Hundreds of sheep to help maintain Strathmore Solar installation in Alberta


Construction of the Strathmore Solar installation in Alberta was completed on schedule with commercial operations announced this week. And as soon as grazing season begins, sheep will arrive on site.  Eventually there could be 400 to 600 sheep from the Whispering Cedars Ranch who will be tasked with sustainably managing the land by keeping the grass cut.

“Solar has been historically looked at as lost land, but for us it is an opportunity as first-generation farmers to access this land to produce food and fiber, while also supporting renewable energy.’” – Janna and Ryan Greir, Whispering Cedars Ranch

Grazing sheep at solar installations has been found to have benefits over and above keeping the grass cut. In a Temple University study, researchers found that managed sheep grazing on an acre of recovering agricultural soil with native plants installed may sequester one ton of carbon per year, which may accumulate for 12 to 15 years before reaching saturation.

When the Greirs were asked if they have had experience grazing sheep among solar panels, Janna said that this is a first for them. “We have fellow shepherds who do this in Ontario who have been mentors for us. We have been practicing this on our 100 acre ranch for the past 4 years using a grid system and rotational grazing,” Janna said. “The only difference between home and the solar site are the solar panels, and we can manipulate both the sheep and the electric fencing to provide vegetation management. “

Sheep-plus-solar is also a first for Capital Power. While it would seem that it might be difficult to keep sheep to a maintenance schedule, Capital Power has a plan. The sheep will be kept in 1-5 acre paddocks via electric fencing, and will move throughout the site through a series of mapped out paddocks via adaptive multi-paddock grazing (a form of rotational grazing). This will ensure adequate grazing, trampling, and management of the grass. Each year will be different, but a grazing plan (including paddock size, number of animals, etc.) will allow for adequate maintenance of the site.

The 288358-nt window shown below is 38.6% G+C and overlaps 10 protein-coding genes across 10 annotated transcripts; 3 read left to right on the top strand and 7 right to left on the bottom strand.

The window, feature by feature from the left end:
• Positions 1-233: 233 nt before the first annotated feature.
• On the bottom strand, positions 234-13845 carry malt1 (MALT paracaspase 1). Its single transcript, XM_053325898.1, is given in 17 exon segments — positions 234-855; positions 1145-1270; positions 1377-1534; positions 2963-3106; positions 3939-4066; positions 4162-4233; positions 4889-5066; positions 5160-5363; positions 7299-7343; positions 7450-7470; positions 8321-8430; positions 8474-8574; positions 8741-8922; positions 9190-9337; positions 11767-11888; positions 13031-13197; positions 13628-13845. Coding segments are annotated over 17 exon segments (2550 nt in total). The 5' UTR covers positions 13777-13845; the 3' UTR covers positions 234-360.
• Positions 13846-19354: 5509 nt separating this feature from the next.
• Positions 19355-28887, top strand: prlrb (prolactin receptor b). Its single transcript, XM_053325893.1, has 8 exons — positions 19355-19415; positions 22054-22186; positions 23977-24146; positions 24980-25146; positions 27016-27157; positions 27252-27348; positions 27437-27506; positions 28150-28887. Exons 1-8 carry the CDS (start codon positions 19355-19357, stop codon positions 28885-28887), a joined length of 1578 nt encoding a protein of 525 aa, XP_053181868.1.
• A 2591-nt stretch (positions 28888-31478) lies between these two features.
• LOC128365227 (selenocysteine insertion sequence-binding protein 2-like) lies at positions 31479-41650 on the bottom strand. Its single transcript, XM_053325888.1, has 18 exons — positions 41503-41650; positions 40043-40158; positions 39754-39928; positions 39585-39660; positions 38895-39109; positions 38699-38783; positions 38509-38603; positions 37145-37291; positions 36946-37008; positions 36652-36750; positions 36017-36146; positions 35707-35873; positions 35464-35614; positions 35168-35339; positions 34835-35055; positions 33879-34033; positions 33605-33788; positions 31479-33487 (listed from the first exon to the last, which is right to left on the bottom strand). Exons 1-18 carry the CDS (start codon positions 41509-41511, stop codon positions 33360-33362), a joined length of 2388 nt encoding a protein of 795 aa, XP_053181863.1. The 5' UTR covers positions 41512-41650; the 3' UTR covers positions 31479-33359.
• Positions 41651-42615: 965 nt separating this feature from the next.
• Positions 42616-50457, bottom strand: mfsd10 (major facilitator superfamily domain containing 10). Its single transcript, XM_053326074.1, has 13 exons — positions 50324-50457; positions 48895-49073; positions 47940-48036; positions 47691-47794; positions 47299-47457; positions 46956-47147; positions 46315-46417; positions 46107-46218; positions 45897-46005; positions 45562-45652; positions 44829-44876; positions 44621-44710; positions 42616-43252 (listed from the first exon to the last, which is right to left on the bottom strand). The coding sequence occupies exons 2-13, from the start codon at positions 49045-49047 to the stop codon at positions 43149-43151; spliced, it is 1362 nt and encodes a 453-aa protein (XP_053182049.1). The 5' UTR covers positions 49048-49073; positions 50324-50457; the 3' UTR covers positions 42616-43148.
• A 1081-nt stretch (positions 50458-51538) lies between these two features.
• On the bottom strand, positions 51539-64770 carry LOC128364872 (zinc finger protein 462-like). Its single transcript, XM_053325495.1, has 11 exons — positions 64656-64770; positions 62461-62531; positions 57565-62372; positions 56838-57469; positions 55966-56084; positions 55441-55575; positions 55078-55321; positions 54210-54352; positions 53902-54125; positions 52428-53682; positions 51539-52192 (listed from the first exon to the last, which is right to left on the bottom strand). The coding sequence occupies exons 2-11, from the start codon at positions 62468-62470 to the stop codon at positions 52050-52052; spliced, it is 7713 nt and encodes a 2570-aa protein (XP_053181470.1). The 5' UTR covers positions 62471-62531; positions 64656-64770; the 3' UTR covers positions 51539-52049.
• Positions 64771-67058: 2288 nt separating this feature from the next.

The installation in Alberta, owned by Capital Power, is located on 320 acres of leased land owned by the Town of Strathmore, and it consists of 109,174 LONGi bifacial solar panels mounted on a DuraTrack HZ v3 horizontal single-axes tracking system. Capital Power is a wholesale power producer headquartered in Edmonton, Alberta. This is the company’s first solar facility in Canada.

“As we work to power a sustainable future for people and planet, this project represents another step on our pathway to net carbon neutrality by 2050 and we’re excited to partner with TELUS to support their decarbonization goals too,”  said said Brian Vaasjo, President and CEO for Capital Power.

The offtaker is Telus Corporation, a communications and information technology company. having signed a 25-year power purchase agreement for all the energy and renewable energy credits generated by the facility. This is Telus Corporation’s fourth PPA in Alberta, moving the company one step closer to its goals 100% of its electricity procured from renewable or low-emitting sources by 2025 and of 100% net carbon neutrality in its operations by 2035.

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